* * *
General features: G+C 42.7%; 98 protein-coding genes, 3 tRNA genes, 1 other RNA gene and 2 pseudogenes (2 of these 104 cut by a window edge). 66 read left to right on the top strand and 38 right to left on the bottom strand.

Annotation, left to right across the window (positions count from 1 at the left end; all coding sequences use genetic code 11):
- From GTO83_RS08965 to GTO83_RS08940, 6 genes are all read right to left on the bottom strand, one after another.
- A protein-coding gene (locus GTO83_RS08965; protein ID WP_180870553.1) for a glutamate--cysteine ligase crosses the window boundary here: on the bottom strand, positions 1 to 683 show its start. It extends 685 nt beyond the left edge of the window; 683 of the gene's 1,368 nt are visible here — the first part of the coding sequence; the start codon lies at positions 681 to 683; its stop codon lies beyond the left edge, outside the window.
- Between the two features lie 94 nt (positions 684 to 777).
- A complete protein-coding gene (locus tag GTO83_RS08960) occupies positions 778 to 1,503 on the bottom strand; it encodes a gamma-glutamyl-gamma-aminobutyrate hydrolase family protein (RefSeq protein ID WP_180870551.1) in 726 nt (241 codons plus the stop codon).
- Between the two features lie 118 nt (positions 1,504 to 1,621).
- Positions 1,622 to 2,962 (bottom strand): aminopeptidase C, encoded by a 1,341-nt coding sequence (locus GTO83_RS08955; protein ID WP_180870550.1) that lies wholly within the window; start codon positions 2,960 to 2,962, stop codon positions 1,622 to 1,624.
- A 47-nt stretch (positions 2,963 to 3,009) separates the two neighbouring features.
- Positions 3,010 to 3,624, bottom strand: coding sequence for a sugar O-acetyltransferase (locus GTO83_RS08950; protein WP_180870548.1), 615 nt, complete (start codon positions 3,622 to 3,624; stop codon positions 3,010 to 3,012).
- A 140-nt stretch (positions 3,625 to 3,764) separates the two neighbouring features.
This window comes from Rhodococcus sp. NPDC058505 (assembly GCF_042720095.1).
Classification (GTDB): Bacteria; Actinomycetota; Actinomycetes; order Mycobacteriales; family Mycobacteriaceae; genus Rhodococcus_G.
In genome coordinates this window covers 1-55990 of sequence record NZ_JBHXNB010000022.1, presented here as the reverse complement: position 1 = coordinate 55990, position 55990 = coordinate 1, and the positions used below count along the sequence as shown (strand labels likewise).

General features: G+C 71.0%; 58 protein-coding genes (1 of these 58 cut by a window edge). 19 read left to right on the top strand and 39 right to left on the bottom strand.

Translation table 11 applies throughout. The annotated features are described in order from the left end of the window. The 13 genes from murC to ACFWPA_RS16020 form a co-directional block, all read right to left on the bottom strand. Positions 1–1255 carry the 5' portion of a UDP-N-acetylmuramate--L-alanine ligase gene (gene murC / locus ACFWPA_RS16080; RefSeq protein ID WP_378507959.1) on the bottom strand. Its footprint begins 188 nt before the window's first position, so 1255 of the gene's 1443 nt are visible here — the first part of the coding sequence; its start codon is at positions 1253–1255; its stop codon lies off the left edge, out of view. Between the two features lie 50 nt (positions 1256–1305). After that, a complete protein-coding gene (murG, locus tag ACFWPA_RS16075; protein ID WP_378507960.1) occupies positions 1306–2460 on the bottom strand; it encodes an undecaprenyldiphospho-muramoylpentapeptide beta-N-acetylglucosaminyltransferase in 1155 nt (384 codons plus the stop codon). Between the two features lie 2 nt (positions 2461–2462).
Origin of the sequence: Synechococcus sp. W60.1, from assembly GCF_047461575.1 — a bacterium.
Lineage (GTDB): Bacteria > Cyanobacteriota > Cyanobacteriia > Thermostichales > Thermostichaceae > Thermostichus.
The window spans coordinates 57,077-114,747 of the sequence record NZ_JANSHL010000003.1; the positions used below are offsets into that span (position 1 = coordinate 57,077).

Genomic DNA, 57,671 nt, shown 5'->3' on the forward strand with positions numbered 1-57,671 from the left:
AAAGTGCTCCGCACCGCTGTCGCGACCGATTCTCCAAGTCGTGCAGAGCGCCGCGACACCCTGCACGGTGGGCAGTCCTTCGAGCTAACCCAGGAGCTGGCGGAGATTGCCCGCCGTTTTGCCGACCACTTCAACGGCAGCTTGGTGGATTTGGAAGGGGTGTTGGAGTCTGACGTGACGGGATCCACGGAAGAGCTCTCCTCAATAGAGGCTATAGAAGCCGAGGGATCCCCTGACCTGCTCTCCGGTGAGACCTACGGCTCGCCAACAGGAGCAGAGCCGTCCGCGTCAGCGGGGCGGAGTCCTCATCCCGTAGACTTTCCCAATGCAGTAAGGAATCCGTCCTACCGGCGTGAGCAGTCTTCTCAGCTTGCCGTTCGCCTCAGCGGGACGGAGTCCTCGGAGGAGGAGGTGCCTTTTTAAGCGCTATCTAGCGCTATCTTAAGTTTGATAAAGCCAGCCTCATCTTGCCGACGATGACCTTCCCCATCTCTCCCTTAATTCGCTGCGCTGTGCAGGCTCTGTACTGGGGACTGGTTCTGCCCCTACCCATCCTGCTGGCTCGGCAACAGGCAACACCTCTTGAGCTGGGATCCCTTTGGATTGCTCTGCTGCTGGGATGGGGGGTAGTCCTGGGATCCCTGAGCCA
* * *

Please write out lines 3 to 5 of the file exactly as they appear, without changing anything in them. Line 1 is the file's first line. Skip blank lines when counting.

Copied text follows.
- From GTO83_RS08965 to GTO83_RS08940, 6 genes are all read right to left on the bottom strand, one after another.
- A protein-coding gene (locus GTO83_RS08965; protein ID WP_180870553.1) for a glutamate--cysteine ligase crosses the window boundary here: on the bottom strand, positions 1 to 683 show its start. It extends 685 nt beyond the left edge of the window; 683 of the gene's 1,368 nt are visible here — the first part of the coding sequence; the start codon lies at positions 681 to 683; its stop codon lies beyond the left edge, outside the window.
- Between the two features lie 94 nt (positions 684 to 777).